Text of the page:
I’m toying with an idea for a historical romance and haven’t quite decided on what era or area my characters and their situation might fit into. The idea requires a rather large manor house or even a sprawling aristocratic estate. I’m rather fond of houses, so the more house, the merrier for me. If it’s deteriorating, even better—so much story material there!
I’d like the house to be relatively isolated, but it’s not a self-supporting estate, so I need some sort of small village nearby. People need to get out of the house occasionally! So I started by digging around in English villages to see where such a place might have existed in the 18th or 19th centuries. I don’t want to go further back than that.
I’ve learned that the typical English village so beloved by murder mysteries and romances began in Saxon times with the consolidation of land ownership under one owner. Local farming families were allotted strips to cultivate, part of the proceeds to be paid as rent to the landowner. As this type of open field agriculture became the norm, people no longer had a need to live isolated on distant farms. They abandoned their rural cottages to build communities near the church and manor house. (One wonders how much the women influenced this move. It had to be lonely talking to one’s self while the men were out working!)
This type of farming spread from Dorset to Northumberland over the ensuing decades. There were even a few scattered Anglican communities in Scotland that adapted to the village model. Devon, Cornwall, and other outliers resisted, so I guess I won’t put my characters there.
As time went on, of course, the villages grew. They might have started with a church and a manor house, but then they needed a smithy and a mill and the ever popular inn if there was a main thoroughfare nearby. Growing towns were allowed markets and fairs as a place to hire employees and for peddlers to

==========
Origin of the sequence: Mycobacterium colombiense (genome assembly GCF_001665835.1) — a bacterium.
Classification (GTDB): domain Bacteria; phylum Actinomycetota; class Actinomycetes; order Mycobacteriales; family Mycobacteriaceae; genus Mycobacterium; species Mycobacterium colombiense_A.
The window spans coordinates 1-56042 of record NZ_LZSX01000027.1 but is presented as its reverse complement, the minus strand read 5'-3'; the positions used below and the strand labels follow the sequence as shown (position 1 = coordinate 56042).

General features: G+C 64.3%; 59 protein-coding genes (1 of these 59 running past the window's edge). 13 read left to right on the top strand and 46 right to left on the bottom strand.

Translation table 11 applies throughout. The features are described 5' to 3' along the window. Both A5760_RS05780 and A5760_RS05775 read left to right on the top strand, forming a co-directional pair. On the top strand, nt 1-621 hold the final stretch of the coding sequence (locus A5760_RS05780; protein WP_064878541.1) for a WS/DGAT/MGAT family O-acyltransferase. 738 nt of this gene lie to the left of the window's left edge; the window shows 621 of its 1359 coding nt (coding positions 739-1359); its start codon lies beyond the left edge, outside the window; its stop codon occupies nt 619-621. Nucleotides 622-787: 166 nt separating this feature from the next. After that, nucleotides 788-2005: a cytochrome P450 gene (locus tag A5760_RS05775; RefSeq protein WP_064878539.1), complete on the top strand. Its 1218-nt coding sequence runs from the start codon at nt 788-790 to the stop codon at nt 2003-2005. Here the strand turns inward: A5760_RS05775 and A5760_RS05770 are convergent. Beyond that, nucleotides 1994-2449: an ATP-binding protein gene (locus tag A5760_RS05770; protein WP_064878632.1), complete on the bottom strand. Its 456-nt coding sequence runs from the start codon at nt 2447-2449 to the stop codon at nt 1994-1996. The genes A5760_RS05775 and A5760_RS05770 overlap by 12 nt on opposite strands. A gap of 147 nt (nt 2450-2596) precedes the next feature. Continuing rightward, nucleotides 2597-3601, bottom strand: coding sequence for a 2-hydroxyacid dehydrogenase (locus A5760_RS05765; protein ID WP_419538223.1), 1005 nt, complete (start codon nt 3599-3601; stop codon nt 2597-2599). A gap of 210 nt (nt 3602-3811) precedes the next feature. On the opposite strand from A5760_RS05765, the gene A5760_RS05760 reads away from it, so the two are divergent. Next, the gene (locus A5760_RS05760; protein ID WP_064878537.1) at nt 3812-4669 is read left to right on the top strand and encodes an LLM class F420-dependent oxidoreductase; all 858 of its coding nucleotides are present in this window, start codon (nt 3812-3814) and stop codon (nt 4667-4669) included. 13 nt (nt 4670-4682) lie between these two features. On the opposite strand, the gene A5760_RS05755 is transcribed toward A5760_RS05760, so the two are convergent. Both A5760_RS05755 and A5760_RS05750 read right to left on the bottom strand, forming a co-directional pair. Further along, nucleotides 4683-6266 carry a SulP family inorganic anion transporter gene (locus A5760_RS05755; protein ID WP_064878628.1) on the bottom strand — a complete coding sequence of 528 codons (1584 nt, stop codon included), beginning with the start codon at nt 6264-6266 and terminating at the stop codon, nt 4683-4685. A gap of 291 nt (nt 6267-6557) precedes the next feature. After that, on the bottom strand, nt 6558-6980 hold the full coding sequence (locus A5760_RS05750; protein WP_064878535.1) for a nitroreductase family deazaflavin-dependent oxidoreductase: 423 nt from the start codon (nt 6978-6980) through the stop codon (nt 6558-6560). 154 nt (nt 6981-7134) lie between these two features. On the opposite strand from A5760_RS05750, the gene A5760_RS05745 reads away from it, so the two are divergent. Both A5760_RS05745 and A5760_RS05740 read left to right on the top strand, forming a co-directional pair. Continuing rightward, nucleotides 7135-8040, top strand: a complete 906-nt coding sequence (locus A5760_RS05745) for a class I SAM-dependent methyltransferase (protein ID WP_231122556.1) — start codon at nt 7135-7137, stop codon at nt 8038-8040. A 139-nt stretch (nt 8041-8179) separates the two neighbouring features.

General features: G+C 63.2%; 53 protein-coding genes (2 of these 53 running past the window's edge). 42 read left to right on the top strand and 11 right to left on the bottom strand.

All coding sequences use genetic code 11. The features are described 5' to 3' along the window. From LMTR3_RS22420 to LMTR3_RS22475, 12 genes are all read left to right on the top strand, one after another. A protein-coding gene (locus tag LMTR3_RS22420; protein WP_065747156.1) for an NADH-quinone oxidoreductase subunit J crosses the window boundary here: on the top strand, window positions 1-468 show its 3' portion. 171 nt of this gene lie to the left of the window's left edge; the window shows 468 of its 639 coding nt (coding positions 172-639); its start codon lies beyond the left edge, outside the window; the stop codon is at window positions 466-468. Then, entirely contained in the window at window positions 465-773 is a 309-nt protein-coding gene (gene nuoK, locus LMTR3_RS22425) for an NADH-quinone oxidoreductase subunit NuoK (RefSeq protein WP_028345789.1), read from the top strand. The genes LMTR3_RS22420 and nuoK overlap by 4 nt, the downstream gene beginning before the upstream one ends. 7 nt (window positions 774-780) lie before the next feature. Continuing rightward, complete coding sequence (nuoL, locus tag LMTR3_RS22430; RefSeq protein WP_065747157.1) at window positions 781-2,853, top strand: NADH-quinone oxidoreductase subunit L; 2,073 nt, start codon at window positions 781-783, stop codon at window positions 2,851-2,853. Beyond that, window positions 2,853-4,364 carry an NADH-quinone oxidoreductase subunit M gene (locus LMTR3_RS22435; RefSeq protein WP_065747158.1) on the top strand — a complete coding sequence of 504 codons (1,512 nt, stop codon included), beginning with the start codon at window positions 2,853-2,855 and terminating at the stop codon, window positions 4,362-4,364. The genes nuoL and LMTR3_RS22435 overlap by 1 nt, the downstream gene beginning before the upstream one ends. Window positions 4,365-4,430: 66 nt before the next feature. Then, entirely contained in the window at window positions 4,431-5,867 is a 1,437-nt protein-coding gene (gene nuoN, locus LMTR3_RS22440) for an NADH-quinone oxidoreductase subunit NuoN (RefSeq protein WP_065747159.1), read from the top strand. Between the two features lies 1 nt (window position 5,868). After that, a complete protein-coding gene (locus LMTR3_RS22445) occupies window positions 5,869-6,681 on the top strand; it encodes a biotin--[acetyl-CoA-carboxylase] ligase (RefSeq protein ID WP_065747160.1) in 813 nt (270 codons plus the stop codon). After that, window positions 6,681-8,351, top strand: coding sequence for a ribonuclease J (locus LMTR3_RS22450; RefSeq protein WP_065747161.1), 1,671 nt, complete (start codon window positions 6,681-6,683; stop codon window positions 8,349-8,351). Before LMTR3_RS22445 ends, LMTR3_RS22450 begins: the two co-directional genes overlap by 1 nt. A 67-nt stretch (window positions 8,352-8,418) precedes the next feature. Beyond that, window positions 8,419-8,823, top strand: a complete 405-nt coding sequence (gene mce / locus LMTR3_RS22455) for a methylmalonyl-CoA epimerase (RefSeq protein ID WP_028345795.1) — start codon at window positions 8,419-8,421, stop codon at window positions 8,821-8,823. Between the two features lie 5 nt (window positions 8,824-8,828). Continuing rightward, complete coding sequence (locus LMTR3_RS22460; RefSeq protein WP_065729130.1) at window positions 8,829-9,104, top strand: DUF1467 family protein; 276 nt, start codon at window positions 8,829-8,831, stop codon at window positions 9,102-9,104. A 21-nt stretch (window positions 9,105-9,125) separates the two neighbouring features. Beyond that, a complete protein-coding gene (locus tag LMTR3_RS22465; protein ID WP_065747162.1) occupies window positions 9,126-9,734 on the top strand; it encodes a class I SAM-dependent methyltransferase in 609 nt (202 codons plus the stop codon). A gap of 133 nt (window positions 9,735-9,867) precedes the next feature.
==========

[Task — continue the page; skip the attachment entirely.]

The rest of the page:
hawk goods the villagers couldn’t normally buy. New hires needed housing. Adult children needed jobs. Peddlers might choose to settle and open shops. Those towns often grew into the cities we see today.
For a writer, the fun part comes later, when some aristocrats decided to make their villages picturesque. They moved entire towns off their landscaped parks to enhance their views. They built “model” villages of pretty thatched cottages for their tenants. Architects created entire pattern books of suitable designs. Nothing modern here, nosirree. We want nostalgia.
And then, of course, after unwisely flinging fortunes about, and inheritance taxes and laws intervened, impoverished landowners began to sell off their lands, and the villages slowly moved back to independent farms.
So my job is to find an area and time period where the lands were sold off but the village didn’t develop, leaving my manor estate in relative isolation. Census polls weren’t developed until the 1800s, so all I can tell about the 1700s is that today’s industrial towns were population centers in the 1750s. But there’s a whole lot of space between London and Manchester.
Looking at the population results in 1800, it looks like I need to research such places as Blackburn and Oldham, but the charts are so erratic that in 1861, York was on the bottom of the list and Oldham had twice the population. This is Not Helpful. And a quick search shows both towns are mill towns near Manchester and not what I’m after. So presumably my tiny rural village wouldn’t have been on the census.
I can find tons of material on English Village life but I’ll have to come up with a new search to find areas of isolation. I’m thinking of researching areas where peddlers were prolific. Small villages wouldn’t have knife sharpeners, tinsmiths, booksellers, dry goods stores. . .
Or I could just make it up and quit procrastinating. Better yet, I’d love to go back to England and explore to find just the right area. . . I’d better have an actual book planned instead of idle dreams before I try that one.
Do you enjoy “living” in small towns and villages when we write about them? How much do you enjoy reading about—all the various people and houses and shops or just a picturesque mention?